Charles Johnson has a 10-second rule. Mr. Johnson is 44, an occasional personal trainer with loose hours, and was juggling three loads one Wednesday afternoon at the Clean Rite Center in Clinton Hill, Brooklyn. He insists on doing the wash for his family (wife, two kids) “because I do it better, not because I have to.”

He does the cleaning too. In eight years, he said his wife has touched a mop perhaps twice. She cooks.

“In a laundromat you get a lot of eye drama,” he said. “That’s when someone may or may not like you and they look at you and you look at them and then you try not to look at them. So my rule is if you stare at me more than 10 seconds, I’ll talk to you and find out why you’re staring at me.”

Benjamin, The Bunny

Reid Forgrave: Walk into Donna Toombs’ apartment on the ninth floor of Plymouth Place, a retirement community in Des Moines, and you can almost feel the ghost of Benjamin the Bunny around you.

The first thing inside Toombs’ door is a framed photo of Benjamin, who died earlier this month. And that’s only one of a fistful of photos scattered about her place. Dozens of rabbit statues and stuffed animals adorn the apartment. There’s a rabbit head cover on a golf bag, plates decorated with rabbits, a stained-glass rabbit in the window, rabbit calendars, a rabbit table runner.

Lest there be any confusion over what this story is about, let Toombs and her friend, Kay Gerhart, explain:

“This is about Benjamin,” Gerhart said.

Along The River

Missed this way back when. Here’s Chris Goffard: After the killings, the people on the river slept with their knives closer. They leashed guard dogs outside their tents and cardboard lean-tos. They listened for strangers’ footsteps above the thrum of traffic on the bridges overhead. They got used to the sight of police stepping carefully along the big white rocks of the embankment. Below, in its concrete jacket, the dirty river crawled.

Violence is common and often unreported along the 51-mile Los Angeles River, daytime haunt of the occasional jogger and bird-watcher and in many parts a lawless no-man’s-land populated by hard-core addicts, the mentally ill and uncountable others, broke or hiding. But what happened last November made an already fearful place feel more perilous still.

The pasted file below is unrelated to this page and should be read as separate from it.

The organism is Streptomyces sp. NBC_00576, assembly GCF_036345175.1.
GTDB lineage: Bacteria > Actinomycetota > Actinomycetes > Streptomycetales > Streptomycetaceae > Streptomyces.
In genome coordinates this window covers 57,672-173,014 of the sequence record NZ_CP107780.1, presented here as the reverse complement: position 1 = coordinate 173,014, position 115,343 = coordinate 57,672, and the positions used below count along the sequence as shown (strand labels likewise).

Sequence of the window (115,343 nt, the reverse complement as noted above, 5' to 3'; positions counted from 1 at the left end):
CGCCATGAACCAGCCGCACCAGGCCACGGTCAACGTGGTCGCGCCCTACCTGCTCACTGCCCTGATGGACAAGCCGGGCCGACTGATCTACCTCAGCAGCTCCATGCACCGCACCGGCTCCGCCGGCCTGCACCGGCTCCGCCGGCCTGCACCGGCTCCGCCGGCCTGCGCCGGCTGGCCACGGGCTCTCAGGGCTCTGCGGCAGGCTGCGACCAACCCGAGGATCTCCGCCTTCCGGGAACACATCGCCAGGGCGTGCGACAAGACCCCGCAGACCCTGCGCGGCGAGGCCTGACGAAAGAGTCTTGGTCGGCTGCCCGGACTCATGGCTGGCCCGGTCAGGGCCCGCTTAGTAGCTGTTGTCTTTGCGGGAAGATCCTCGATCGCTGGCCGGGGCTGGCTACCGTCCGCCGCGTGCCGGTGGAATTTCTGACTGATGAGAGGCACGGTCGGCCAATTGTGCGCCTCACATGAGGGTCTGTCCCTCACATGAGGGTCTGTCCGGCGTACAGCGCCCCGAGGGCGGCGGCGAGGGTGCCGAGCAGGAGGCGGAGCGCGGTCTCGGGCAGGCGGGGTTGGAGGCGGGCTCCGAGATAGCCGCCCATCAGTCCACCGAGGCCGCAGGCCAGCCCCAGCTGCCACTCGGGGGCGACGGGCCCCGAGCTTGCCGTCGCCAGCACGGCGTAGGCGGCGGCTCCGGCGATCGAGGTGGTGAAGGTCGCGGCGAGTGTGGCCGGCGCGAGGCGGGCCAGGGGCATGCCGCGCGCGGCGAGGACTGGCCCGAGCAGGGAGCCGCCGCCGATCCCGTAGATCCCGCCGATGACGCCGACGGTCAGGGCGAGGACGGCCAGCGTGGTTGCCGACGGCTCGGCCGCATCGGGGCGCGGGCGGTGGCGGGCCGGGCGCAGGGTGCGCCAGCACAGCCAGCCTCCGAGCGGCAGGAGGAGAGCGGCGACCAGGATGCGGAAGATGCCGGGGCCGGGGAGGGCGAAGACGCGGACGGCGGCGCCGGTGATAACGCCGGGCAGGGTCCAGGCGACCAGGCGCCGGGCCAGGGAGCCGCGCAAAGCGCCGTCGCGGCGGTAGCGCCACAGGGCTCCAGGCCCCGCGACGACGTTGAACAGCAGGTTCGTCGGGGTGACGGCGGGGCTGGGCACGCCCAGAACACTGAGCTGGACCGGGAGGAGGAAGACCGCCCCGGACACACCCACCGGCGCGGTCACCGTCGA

On Haiti

Two stories about searching.

First, from Theola Labbé-DeBose and Wil Haygood (thanks, Mark): At 5:30 on the morning of Tuesday, Jan. 12, William Saint-Hilaire rose from his tiny Silver Spring basement apartment to get ready for work. By 2 o’clock, he had finished at his job installing sprinkler systems for a company in Bethesda and returned home for a bite. A short while later, he left for a 4:45 appointment at Montgomery County Community College to meet with an academic counselor about an English course he hoped to take.

“I was sitting there,” he recalls, “talking to the counselor, and my cellphone started going off.” He had the phone on vibrate. He did not want to be rude by answering it, so he let it go.

(Intersting stuff on how this story came together from the Post’s Story Lab.)

The second is from Meg Laughlin: PORT-AU-PRINCE, Haiti

For nearly a week, the road to find Daniel Thelusmar’s brother was blocked by a nation of people desperate for help.

He left Tampa three days after the earthquake. He left his job at Humana, left his Creole radio show, his college coursework, and his church congregation in north Tampa. He promised to call his wife and his three young children — if he could — and he got on a plane. Born in Haiti and fluent in six languages, Thelusmar, 31, knew he could help with the relief effort. What he didn’t know was whether his older brother, Fenel, was alive or among the estimated 200,000 who had perished in the quake. But from the moment he landed at the airport in the Dominican Republic, finding Fenel seemed to fall farther down the list of things he had to do.

An American rescue worker needed help getting his search dog through customs. Thelusmar translated and then accompanied him all the way to Port-au-Prince. “I was thinking of all the people trapped in buildings and I had to help him,” he said. Hospitals needed translators for foreign doctors. Food and water distributors begged for someone to guide them through a nearly unnavigable city. Three more days passed. Wednesday, his mother called him. Please, she implored, stop what you are doing. Go find Fenel.

Thursday morning Thelusmar climbed into the front seat of an SUV he procured for the day and asked the driver to take him to Matissant, the neighborhood where he grew up and where he hoped to find his brother still alive.